‘Marry Me’ Review

To expand upon my quick thoughts in the video, Marry Me is a romantic comedy film directed by Kat Coiro, based on the graphic novel of the same name by Bobby Crosby and stars Jennifer Lopez, Owen Wilson, John Bradley, Sarah Silverman, Chloe Coleman, and Maluma. The story follows Kat Valdez, a pop star who decides to marry a stranger holding a “Marry Me” sign after learning that her on-stage partner and fiancé Bastian has been having an affair with her assistant.

Jennifer Lopez is great in the role of Kat Valdez. Marry Me is very similar to the films that got her into the game where she can use her vocal talent as well as play the love interest. The film is very similar to The Wedding Planner, Maid in Manhattan, The Back-up Plan, etc. The role feels like a parody of Madonna in that she is an older singer who is dating and marrying a younger man. There is even a song called “Church” that feels very similar to when Madonna did “Like a Virgin.” Like many of Lopez’s other films, her character is openly Latina. There are even occasions in the film where she speaks Spanish on-screen and that is wonderful to see. Most ethnic singers and films are somewhat whitewashed and their heritage is rarely brought up.

Owen Wilson is great as Charlie Gilbert. He is more like a fish out of water and not hip to why everybody loves the Kat and Bastian. He is your every man who is not attached to social media and only lives to take care of his daughter and teach math. Wilson has great chemistry with Lopez making it easier to suspend disbelief when watching them fall for each other. Would have been nice for the film to delve a little more into his previous relationships as well as it is into that many times.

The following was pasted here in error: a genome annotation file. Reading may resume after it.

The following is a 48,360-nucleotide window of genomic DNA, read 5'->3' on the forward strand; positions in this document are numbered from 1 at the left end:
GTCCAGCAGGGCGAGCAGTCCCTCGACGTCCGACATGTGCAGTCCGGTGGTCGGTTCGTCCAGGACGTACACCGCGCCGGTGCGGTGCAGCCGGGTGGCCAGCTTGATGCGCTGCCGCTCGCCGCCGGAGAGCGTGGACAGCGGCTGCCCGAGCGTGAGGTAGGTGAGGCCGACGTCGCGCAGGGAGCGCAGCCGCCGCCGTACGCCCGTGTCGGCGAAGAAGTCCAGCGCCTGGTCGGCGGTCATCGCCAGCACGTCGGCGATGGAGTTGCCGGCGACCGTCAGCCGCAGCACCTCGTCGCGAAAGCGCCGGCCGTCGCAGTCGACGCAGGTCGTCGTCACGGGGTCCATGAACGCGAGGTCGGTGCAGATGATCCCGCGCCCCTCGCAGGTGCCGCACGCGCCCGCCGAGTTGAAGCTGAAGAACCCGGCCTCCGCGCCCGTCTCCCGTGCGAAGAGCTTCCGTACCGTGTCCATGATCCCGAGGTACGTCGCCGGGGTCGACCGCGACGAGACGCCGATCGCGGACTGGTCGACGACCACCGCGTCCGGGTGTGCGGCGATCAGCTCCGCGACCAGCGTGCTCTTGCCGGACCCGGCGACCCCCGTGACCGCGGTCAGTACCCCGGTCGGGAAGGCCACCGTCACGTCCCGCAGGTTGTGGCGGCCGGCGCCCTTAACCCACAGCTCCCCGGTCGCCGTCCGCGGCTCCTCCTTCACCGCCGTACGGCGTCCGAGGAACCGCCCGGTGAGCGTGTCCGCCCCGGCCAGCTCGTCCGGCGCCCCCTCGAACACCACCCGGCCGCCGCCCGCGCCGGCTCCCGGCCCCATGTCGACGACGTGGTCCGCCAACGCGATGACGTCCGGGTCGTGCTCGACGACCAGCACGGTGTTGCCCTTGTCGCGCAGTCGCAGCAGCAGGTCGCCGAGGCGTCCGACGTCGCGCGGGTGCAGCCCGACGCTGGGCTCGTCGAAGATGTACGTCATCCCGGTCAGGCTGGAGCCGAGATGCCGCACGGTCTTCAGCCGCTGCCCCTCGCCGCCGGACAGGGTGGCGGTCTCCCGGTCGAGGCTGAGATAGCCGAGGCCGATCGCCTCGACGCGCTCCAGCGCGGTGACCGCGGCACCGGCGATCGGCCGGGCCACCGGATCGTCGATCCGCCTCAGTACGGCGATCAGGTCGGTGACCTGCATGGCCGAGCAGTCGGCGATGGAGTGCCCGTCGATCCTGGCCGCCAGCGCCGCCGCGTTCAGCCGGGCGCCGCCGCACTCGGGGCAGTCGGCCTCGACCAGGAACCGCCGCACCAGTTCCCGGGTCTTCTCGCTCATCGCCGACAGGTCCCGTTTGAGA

Chloe Coleman is fantastic as Lou Gilbert. She has great chemistry with Wilson and their onscreen relationship feels very familial. You believe their father-daughter bond is real when they are together. While her role is minimal she acts as a nice foil for her father along with his best friend Parker Debbs and provides much of the comic relief. Coleman has a great future ahead of her if she continues to act.

While the film is called Marry Me it does at times take shots at marriage, but at the same time, it also fights for marriage. Charlie is a divorced man whose marriage just didn’t work out. There was no big fight or infidelity he just states that at a certain point she fell out of love. This is very emotional because it is clear that Charlie was still in love with his wife. Kat on the other hand has been married three times and states that even though her other marriages didn’t work out it is something that she always fights for which is why she continues to try and get married again because maybe she’ll find the one. The film also tries to take a feminist standpoint on marriage but doesn’t get too deep in the subject as to not offend anyone in a major way.

The film does have a catchy soundtrack with all of the songs being sung but either Jennifer Lopez or Maluma. This will help the film be more profitable in the long run as everybody loves a catchy tune. Kat Coiro does a decent job directing, but on occasion uses a panoramic lens to capture the entire room that feels out of place. This happens a few times throughout the film. It would’ve been better for her to have used a wide-angle lens to not have the bubble texture in the middle of the shot.

Marry Me feels like a film that should have been released 20 years ago and I’m not sure if that is a good or a bad thing. The class is mostly enjoyable and the chemistry between the leads is heartwarming. I give Marry Me a Solid 6/10. While it’s not the best romantic comedy ever, it is suitable for a date night. However, if you wish to stay in for date night, it is currently streaming on Peacock.

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